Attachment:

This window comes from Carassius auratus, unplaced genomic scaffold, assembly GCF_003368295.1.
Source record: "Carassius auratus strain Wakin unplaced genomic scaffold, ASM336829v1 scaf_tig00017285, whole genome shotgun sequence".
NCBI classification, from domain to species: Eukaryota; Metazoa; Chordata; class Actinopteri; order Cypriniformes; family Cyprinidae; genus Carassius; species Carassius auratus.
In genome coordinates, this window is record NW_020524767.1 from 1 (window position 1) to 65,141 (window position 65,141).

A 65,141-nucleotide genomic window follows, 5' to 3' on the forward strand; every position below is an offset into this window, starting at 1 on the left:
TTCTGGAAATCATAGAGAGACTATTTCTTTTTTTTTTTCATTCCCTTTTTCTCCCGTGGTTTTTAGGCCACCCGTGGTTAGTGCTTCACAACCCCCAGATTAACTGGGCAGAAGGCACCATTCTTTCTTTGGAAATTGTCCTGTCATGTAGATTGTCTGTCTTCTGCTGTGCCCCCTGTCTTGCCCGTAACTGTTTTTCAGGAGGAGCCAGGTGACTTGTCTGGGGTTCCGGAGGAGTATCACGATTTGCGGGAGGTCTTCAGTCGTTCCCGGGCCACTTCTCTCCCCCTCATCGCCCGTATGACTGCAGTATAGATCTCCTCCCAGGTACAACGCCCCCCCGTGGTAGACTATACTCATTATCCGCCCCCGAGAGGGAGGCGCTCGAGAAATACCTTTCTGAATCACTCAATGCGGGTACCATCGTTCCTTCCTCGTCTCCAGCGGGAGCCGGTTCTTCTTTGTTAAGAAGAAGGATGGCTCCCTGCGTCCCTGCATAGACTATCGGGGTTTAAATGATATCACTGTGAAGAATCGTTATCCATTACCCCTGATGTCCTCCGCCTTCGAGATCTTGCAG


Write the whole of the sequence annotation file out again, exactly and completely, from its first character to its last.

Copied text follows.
This window comes from Carassius auratus, unplaced genomic scaffold, assembly GCF_003368295.1.
Source record: "Carassius auratus strain Wakin unplaced genomic scaffold, ASM336829v1 scaf_tig00017285, whole genome shotgun sequence".
NCBI classification, from domain to species: Eukaryota; Metazoa; Chordata; class Actinopteri; order Cypriniformes; family Cyprinidae; genus Carassius; species Carassius auratus.
In genome coordinates, this window is record NW_020524767.1 from 1 (window position 1) to 65,141 (window position 65,141).

A 65,141-nucleotide genomic window follows, 5' to 3' on the forward strand; every position below is an offset into this window, starting at 1 on the left:
TTCTGGAAATCATAGAGAGACTATTTCTTTTTTTTTTTCATTCCCTTTTTCTCCCGTGGTTTTTAGGCCACCCGTGGTTAGTGCTTCACAACCCCCAGATTAACTGGGCAGAAGGCACCATTCTTTCTTTGGAAATTGTCCTGTCATGTAGATTGTCTGTCTTCTGCTGTGCCCCCTGTCTTGCCCGTAACTGTTTTTCAGGAGGAGCCAGGTGACTTGTCTGGGGTTCCGGAGGAGTATCACGATTTGCGGGAGGTCTTCAGTCGTTCCCGGGCCACTTCTCTCCCCCTCATCGCCCGTATGACTGCAGTATAGATCTCCTCCCAGGTACAACGCCCCCCCGTGGTAGACTATACTCATTATCCGCCCCCGAGAGGGAGGCGCTCGAGAAATACCTTTCTGAATCACTCAATGCGGGTACCATCGTTCCTTCCTCGTCTCCAGCGGGAGCCGGTTCTTCTTTGTTAAGAAGAAGGATGGCTCCCTGCGTCCCTGCATAGACTATCGGGGTTTAAATGATATCACTGTGAAGAATCGTTATCCATTACCCCTGATGTCCTCCGCCTTCGAGATCTTGCAG